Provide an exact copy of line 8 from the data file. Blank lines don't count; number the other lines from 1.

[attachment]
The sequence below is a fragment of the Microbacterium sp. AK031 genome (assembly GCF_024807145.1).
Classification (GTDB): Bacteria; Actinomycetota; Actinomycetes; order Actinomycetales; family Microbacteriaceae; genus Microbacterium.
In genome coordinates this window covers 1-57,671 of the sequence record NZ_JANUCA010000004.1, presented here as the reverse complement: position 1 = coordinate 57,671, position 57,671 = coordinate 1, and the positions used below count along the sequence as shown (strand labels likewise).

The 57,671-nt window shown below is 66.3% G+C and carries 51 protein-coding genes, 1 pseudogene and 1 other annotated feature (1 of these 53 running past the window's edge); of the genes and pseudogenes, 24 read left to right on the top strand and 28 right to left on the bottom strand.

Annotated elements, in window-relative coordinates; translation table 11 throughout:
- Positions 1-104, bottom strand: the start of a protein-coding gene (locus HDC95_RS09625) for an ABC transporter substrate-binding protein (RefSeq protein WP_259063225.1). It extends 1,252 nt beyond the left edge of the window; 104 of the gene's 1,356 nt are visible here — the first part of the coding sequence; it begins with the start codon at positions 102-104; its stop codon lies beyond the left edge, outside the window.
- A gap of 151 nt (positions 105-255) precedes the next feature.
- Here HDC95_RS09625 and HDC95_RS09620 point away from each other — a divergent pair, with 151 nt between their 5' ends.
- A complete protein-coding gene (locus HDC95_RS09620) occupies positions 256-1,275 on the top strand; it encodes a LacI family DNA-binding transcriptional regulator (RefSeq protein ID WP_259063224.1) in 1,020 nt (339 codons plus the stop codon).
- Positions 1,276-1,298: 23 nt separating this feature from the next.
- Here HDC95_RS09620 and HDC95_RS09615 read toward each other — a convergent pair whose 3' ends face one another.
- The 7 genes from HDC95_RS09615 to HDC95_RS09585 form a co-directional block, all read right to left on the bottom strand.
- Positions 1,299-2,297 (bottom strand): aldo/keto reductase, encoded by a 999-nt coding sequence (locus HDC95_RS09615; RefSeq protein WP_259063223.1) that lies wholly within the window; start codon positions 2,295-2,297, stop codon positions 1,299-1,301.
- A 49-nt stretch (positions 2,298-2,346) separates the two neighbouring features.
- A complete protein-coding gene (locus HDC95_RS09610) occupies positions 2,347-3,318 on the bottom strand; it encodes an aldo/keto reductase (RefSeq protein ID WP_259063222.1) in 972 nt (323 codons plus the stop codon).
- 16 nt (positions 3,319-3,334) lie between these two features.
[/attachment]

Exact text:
- Here HDC95_RS09625 and HDC95_RS09620 point away from each other — a divergent pair, with 151 nt between their 5' ends.